[an error occurred while processing this directive]
BBC News
Launch consoleBBC News in video and audio
Last Updated: Tuesday, 5 June 2007, 17:03 GMT 18:03 UK
Outbreak of bird flu 'has ended'
Conwy smallholding where bird flu has been confirmed
An outbreak was first confirmed at a smallholding in Conwy
Health officials say an outbreak of a mild form of bird flu which affected 17 people in north Wales has ended.

The first case of avian flu was found last month in poultry on a smallholding near Cerrigydrudion, Conwy.

At its height, 252 people who may have come into contact with the virus were being monitored.

The National Public Health Service for Wales (NPHS) said there was "no more risk" but investigations would continue into the outbreak and its causes.

A 1km restriction zone was put in place around the smallholding at Llanfihangel Glyn Myfyr on 24 May after the "low pathogenic" H7N2 strain of bird flu was confirmed in chickens which died there.

There will be lessons to be learned from this outbreak
Marion Lyons, National Public Health Service for Wales

Health officials stressed the disease found was not the more virulent H5N1.

Tests were carried out on people who may have come into contact with the farm and eventually, 252 people was monitored.

Of those, 17 people suffering conjunctivitis or a flu-like illness were identified with the bird flu virus.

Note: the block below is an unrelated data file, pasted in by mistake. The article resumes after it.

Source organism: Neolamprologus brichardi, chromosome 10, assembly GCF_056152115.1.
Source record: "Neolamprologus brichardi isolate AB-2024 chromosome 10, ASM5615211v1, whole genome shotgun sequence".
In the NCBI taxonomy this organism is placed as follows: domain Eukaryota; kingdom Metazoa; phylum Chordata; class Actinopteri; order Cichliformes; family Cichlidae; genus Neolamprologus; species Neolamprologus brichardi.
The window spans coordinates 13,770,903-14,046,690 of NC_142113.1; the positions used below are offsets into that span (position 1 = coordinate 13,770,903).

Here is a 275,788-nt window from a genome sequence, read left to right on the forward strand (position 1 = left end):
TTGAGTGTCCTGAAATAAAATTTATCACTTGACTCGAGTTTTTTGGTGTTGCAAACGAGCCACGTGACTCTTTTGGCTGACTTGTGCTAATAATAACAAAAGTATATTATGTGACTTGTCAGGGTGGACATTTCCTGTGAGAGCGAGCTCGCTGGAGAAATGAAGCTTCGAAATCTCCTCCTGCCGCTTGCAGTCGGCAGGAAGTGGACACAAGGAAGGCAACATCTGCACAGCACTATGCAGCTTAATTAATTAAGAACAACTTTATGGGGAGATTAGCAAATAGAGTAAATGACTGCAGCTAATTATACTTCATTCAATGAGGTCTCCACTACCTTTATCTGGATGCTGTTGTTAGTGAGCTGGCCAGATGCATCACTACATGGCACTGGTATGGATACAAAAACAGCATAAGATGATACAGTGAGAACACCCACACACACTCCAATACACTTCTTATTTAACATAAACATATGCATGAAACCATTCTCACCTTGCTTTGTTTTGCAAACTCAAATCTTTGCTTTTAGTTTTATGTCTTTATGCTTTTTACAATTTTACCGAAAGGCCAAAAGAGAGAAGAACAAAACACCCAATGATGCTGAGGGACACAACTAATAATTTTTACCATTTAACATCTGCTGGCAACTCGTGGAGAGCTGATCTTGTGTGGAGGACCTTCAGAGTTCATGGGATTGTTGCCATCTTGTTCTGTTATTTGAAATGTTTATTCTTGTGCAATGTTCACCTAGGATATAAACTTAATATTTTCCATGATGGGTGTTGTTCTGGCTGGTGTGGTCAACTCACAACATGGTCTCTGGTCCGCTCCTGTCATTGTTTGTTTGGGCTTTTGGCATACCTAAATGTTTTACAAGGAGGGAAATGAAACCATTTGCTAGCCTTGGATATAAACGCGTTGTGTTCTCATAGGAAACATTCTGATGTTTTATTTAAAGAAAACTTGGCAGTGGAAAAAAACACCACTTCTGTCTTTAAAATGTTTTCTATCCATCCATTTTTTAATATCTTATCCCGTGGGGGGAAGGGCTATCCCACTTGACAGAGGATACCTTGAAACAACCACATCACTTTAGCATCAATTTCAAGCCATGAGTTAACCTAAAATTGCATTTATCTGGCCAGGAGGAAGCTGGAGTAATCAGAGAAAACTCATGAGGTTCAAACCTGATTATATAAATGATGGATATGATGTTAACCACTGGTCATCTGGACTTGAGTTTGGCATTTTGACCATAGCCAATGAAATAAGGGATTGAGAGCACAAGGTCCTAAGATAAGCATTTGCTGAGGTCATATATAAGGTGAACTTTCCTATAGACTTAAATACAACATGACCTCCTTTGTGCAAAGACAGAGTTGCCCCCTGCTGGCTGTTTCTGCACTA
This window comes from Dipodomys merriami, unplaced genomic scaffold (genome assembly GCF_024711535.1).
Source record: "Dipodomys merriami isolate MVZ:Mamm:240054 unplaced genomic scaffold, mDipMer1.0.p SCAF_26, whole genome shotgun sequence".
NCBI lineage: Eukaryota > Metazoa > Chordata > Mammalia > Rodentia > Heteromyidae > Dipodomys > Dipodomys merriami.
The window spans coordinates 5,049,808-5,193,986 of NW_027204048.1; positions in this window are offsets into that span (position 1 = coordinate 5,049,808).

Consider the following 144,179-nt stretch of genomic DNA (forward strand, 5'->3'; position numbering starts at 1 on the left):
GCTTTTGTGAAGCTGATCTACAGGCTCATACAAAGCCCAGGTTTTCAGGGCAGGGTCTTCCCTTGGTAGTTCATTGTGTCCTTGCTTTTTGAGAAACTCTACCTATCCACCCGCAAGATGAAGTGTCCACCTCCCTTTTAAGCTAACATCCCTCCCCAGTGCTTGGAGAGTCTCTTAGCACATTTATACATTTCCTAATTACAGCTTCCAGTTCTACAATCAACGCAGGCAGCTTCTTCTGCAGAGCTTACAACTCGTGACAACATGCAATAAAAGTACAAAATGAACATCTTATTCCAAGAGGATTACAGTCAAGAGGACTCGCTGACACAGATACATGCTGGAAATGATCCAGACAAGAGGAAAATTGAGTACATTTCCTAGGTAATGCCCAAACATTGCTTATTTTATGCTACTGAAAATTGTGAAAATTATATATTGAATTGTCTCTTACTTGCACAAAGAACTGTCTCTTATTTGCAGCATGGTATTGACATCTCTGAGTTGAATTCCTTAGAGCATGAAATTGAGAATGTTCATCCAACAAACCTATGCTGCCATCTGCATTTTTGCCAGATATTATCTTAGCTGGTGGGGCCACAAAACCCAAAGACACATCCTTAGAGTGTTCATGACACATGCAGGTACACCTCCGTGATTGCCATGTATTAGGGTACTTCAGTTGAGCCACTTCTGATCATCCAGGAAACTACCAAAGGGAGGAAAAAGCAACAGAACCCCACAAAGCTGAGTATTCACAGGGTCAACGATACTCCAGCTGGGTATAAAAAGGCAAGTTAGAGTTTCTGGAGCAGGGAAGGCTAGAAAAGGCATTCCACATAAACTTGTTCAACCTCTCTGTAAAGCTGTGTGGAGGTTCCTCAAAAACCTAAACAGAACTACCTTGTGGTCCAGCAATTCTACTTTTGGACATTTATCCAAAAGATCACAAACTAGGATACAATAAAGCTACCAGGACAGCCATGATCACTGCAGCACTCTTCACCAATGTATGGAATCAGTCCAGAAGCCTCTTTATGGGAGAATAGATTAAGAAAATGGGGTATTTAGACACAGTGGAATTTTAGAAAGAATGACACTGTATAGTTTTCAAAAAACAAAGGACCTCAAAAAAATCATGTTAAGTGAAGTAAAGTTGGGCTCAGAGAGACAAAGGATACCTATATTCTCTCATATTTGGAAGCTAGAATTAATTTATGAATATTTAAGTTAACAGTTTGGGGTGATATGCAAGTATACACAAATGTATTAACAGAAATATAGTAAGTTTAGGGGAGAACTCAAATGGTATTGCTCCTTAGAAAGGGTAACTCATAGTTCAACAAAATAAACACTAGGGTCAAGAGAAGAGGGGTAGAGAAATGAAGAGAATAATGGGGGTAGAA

Health officials confirmed on Tuesday that those who had been in possible contact with infected birds, or who had been ill, were now out of the seven-day incubation period for the flu virus.

Marion Lyons, lead consultant in communicable disease control for the National Public Health Service for Wales, said: "There is no more risk of people in North Wales being infected with the virus.

Health officials at the smallholding in Conwy
In total, 252 people were monitored for the virus

"The illness people experienced was, for the most part, not serious."

The NPHS added investigations would continue into the outbreak and how it occurred.

There will also be further testing of the people who had symptoms and a report into the outbreak will be published.

Dr Lyons added: "There will be lessons to be learned from this outbreak.

"These include scientific lessons with the possibility of an addition to the body of knowledge about bird flu.

"They also include practical lessons for the handling of other outbreaks and for the management of a flu pandemic."

The BBC is not responsible for the content of external internet sites

Has China's housing bubble burst?
How the world's oldest clove tree defied an empire
Why Royal Ballet principal Sergei Polunin quit


Americas Africa Europe Middle East South Asia Asia Pacific